Alabama economist: Farm supports not threatened despite WTO talks

Paraphrasing the late Mark Twain, an Alabama Cooperative Extension System economist believes reports of the demise of subsidies have been greatly exaggerated.

While it's true World Trade Organization negotiations likely will lead to the reduction of some types of subsidies, “there is still a long way to go before subsidies are eliminated,” he says.

“I'm not saying this is necessarily a good or a bad thing, just that it's the way things stand for now,” says James Novak, an Extension economist and Auburn University professor of agricultural economics and rural sociology. “I've heard discussions by two Bush administration officials on this same issue, and that is basically what both of them have concluded.”

On the other hand, he believes “U.S. cotton export subsidies are probably done for.”

Likewise, so-called amber-box payments, which are designed to support prices and are directly related to production levels, will probably be slated for reductions. Based on current international agreements, U.S. spending for amber-box subsidies is capped at $19.1 billion.

Even if amber-box subsidies underwent significant reductions or were eliminated entirely within the next few years, Novak believes the federal government would offset these income losses with other programs designed to support farm income without having trade-distorting effects.

These could include ad hoc disaster payments; crop insurance, with a greater emphasis on insuring farm income; so-called green-box supports, payments that would reward farmers for adopting sound conservation practices; and direct payments, based on the decoupling approach enacted with the 1996 farm bill.

Other options might include a flexible set-aside approach similar to what was outlined in the 1990 farm bill that would provide financial incentives for farmers to take land out of production to promote environmental stewardship.

Novak believes the most immediate solution would involve some kind of blue-box approach, which would allow farmers to move away from amber-box subsidies without causing too much hardship in terms of lost income. Blue-box supports are considered minimally trade distorting — a watered down version of amber-box supports.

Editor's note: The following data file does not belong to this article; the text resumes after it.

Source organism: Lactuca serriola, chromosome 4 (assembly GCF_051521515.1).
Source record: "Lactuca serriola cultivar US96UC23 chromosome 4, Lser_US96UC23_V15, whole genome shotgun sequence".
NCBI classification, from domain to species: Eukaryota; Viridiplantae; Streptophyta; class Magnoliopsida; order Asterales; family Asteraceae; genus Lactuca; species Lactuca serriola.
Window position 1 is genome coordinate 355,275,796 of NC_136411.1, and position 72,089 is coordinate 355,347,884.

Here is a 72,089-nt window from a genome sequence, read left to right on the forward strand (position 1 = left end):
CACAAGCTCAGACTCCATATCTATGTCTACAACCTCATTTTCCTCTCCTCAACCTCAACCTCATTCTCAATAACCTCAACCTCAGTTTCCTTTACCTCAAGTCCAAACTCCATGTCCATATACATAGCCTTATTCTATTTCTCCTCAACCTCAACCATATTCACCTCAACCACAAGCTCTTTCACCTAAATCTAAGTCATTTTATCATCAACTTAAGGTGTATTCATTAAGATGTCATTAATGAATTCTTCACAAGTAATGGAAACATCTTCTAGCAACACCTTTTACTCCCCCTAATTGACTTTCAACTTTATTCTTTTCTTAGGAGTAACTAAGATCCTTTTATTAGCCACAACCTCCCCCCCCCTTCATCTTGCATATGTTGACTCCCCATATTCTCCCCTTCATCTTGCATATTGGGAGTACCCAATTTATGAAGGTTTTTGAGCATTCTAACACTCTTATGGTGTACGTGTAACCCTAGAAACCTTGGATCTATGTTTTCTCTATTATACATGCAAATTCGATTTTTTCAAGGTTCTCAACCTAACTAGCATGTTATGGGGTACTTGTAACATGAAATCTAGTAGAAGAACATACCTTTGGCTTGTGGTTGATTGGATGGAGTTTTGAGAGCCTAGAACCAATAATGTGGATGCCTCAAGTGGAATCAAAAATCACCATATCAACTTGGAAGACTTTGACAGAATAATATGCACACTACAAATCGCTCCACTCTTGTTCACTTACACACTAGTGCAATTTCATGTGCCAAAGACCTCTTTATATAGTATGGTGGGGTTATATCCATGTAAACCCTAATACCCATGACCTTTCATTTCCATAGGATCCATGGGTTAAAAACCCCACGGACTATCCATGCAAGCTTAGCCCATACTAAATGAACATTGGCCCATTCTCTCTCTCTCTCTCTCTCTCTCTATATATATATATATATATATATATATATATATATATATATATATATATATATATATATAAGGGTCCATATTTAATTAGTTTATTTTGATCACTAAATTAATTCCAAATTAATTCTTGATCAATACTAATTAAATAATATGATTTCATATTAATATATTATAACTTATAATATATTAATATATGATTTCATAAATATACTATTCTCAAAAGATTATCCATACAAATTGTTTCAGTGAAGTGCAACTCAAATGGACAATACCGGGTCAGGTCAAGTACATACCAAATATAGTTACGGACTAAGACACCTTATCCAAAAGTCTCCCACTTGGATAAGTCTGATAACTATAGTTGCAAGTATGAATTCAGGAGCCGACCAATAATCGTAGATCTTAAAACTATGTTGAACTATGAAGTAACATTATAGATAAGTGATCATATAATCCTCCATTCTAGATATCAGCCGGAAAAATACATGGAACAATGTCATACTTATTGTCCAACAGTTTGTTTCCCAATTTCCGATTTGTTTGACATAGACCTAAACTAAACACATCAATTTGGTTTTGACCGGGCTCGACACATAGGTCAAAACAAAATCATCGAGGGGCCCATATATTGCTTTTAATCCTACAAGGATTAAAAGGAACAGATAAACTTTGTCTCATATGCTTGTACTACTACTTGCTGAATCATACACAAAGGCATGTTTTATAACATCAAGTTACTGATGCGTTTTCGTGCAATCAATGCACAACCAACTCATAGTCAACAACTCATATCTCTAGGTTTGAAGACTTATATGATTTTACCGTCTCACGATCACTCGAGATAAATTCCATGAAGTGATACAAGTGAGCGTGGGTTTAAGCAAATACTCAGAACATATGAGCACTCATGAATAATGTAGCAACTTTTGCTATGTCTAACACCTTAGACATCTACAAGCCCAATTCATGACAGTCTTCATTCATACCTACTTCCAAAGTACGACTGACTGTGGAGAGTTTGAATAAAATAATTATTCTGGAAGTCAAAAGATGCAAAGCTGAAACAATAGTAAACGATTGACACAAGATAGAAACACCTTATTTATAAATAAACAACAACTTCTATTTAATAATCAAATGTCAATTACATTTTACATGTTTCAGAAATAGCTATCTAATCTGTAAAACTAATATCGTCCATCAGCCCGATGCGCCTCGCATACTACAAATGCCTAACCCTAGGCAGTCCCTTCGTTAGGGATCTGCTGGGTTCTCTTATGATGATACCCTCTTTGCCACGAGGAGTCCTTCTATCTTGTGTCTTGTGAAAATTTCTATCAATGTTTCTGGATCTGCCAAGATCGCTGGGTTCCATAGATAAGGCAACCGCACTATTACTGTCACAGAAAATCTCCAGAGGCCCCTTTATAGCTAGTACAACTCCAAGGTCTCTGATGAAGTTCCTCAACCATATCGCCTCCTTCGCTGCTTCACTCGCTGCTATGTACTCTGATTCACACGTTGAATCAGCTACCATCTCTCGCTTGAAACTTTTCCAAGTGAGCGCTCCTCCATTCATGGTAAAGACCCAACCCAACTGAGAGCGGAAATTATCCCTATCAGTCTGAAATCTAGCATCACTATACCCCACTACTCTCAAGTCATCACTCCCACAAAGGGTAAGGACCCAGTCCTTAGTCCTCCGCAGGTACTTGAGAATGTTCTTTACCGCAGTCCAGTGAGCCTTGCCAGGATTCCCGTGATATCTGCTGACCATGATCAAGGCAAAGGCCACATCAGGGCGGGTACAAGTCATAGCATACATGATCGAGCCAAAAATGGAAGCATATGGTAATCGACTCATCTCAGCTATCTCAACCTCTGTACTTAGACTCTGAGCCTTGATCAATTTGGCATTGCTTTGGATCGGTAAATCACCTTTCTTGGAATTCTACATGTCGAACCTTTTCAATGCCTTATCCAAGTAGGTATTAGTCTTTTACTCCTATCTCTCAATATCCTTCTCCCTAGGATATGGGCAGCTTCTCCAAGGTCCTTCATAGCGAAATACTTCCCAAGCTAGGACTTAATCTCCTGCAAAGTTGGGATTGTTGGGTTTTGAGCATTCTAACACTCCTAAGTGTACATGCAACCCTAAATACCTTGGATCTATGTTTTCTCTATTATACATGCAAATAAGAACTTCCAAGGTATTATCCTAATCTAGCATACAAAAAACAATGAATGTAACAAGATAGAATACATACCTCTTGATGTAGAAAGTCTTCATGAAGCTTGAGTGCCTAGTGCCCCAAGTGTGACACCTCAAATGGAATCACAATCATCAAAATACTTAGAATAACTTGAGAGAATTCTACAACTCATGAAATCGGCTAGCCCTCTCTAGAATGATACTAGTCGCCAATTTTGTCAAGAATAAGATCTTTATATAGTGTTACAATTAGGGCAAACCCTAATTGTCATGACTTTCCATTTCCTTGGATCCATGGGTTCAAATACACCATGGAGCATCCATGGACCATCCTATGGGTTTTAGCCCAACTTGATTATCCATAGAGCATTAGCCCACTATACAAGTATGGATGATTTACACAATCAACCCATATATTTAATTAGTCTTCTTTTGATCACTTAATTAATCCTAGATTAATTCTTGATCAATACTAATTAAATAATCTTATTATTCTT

For now, WTO negotiations have ground to a snail's pace, despite a compromise offer by U.S. Trade Representative Rob Portman calling for reductions of U.S. trade-distorting subsidies by 53 percent. Likewise, amber-box subsidies would be reduced by 60 percent.

Under Portman's proposal, even less trade-distorting blue-box subsidies also would be capped at 2.5 percent of the value of agricultural production — caps that would include conservation-oriented measures that encouraged farmers to limit production.

For their part, the European Union would be required to cut its trade-distorting supports by 75 percent, Japan by 53 percent.

Finally, developing countries would also have to make reductions in their agricultural tariffs during the next five years, at least 55 percent for the lowest tariffs and 90 percent for the highest.

How U.S. farm programs ultimately will be affected by these negotiations depends on a number of factors, Novak says.

“To complicate the picture of what might happen, we have a weakened presidency, growing protectionist sentiment, and budget problems,” he says.

For now at least, Novak says the important thing for farmers to remember is that even if these negotiations lead to significant subsidy reductions, farmers are probably a “long, long way” from seeing all supports eliminated.

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